Two distinct LNG trade regions developed as the industry grew rapidly in the period from the 1970s to the 1990s: namely, the Atlantic and Pacific regions. Until Qatar and, to a lesser extent, Oman began to export LNG to both regions in the mid-1990s, the two regions were kept largely separate, each with its unique suppliers, pricing arrangements, project structures, and terms. The massive Qatar volumes and the growth of the spot and reloading trades after 2000 increased cross-regional trades, although the market dynamics remain distinct in these two regions. It remains to be seen how the entry of US LNG will affect pricing, contractual terms, and supply dynamics between the regions; however, more integration is expected as US LNG is exported to all regions on similar terms and regional gas-on-gas hub prices become established in both basins.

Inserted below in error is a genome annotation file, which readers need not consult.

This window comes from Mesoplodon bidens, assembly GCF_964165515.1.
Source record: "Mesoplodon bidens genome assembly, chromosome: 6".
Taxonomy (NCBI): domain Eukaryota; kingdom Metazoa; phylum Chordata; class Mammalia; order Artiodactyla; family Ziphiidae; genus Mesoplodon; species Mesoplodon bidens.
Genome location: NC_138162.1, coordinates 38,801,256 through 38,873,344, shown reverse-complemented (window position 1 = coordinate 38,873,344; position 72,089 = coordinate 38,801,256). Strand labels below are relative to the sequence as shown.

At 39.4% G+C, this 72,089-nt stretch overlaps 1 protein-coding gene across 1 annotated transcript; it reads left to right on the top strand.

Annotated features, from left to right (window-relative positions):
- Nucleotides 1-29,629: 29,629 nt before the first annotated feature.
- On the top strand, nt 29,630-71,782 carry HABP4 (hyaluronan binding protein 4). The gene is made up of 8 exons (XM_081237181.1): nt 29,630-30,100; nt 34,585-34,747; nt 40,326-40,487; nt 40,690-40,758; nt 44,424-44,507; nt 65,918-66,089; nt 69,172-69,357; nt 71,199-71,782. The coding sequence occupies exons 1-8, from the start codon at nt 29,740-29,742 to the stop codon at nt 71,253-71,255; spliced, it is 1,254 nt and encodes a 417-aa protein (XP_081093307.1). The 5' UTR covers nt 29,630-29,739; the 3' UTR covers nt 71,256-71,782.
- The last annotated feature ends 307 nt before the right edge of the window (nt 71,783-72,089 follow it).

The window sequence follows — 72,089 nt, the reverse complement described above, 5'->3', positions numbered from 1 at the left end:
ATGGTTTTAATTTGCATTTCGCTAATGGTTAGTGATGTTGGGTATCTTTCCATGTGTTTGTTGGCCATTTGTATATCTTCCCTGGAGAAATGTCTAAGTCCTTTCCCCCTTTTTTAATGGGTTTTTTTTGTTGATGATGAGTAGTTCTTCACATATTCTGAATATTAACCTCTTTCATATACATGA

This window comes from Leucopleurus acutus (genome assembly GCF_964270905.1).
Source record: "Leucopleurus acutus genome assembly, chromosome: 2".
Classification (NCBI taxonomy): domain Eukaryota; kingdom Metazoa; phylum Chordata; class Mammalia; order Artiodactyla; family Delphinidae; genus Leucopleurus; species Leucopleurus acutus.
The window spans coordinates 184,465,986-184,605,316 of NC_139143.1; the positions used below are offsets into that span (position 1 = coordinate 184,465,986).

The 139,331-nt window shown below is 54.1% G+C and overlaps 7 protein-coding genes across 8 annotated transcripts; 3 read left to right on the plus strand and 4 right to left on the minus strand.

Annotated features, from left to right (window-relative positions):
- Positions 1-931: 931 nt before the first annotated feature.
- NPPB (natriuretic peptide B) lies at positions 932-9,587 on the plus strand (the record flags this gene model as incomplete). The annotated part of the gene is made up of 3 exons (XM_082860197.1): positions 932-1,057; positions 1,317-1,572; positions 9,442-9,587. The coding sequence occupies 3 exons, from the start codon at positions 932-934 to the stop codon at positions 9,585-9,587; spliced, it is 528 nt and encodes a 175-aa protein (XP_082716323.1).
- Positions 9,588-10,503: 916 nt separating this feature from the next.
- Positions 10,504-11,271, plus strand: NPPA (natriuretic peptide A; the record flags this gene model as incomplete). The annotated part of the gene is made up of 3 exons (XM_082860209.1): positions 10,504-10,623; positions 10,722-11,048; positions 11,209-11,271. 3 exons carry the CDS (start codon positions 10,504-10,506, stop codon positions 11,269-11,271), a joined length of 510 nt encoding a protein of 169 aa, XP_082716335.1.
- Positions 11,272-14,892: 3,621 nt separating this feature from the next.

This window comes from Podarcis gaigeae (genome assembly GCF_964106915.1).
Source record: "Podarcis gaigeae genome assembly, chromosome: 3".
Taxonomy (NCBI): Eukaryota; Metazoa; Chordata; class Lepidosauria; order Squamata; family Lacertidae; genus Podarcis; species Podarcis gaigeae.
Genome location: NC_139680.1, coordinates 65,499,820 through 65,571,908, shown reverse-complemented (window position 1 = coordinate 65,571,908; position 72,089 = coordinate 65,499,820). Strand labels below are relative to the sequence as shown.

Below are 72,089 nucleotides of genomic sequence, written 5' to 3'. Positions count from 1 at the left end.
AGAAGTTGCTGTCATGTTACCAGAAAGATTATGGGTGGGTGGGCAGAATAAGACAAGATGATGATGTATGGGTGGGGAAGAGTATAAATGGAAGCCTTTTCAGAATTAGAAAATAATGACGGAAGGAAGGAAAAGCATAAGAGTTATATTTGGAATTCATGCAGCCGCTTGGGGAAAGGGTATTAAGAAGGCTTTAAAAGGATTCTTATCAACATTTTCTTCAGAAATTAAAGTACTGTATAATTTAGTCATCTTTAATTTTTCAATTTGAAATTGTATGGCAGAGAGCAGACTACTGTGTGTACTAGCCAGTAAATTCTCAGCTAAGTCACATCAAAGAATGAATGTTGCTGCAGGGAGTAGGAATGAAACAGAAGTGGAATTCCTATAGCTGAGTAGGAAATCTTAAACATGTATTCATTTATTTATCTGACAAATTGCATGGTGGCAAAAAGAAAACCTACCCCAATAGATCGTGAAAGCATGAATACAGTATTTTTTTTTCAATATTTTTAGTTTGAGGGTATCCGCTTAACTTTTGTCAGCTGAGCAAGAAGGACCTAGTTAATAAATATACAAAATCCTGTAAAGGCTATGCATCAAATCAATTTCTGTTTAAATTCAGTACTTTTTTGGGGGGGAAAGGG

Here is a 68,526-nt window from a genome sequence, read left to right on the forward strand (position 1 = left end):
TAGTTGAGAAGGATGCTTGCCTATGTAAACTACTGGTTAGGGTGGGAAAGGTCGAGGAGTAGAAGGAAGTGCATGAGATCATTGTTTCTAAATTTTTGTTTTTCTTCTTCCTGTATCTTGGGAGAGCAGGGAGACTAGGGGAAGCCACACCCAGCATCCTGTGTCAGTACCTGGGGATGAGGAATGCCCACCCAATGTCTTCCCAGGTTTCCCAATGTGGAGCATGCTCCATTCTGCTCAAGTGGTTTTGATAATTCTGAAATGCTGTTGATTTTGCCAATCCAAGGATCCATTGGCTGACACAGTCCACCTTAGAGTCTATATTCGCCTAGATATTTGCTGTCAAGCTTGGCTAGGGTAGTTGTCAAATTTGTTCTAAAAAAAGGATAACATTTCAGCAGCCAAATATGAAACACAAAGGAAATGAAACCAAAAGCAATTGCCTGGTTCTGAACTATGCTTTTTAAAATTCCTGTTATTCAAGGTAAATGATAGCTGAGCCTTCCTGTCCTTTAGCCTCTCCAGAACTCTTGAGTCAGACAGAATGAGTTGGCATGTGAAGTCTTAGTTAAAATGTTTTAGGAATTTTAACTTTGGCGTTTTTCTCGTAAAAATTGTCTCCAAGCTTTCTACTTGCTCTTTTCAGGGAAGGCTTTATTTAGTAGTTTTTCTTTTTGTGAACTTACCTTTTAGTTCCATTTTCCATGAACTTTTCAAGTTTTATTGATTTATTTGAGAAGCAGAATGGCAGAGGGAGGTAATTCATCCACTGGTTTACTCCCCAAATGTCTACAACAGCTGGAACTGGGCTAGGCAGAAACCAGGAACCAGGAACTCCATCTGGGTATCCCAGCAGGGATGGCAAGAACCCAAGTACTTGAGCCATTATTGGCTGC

Historically, prices in the Pacific region were higher and more likely to be based on oil product–linked price formulas than Atlantic region prices. Atlantic basin LNG prices were either linked to consuming market hub prices—US hub prices for imports into US, oil product–linked prices in Europe, and, more recently, National Balancing Point (NBP) and title transfer facility (TTF) prices—or determined using a cost-plus formula based on exporting country hub prices plus costs for liquefaction and shipping.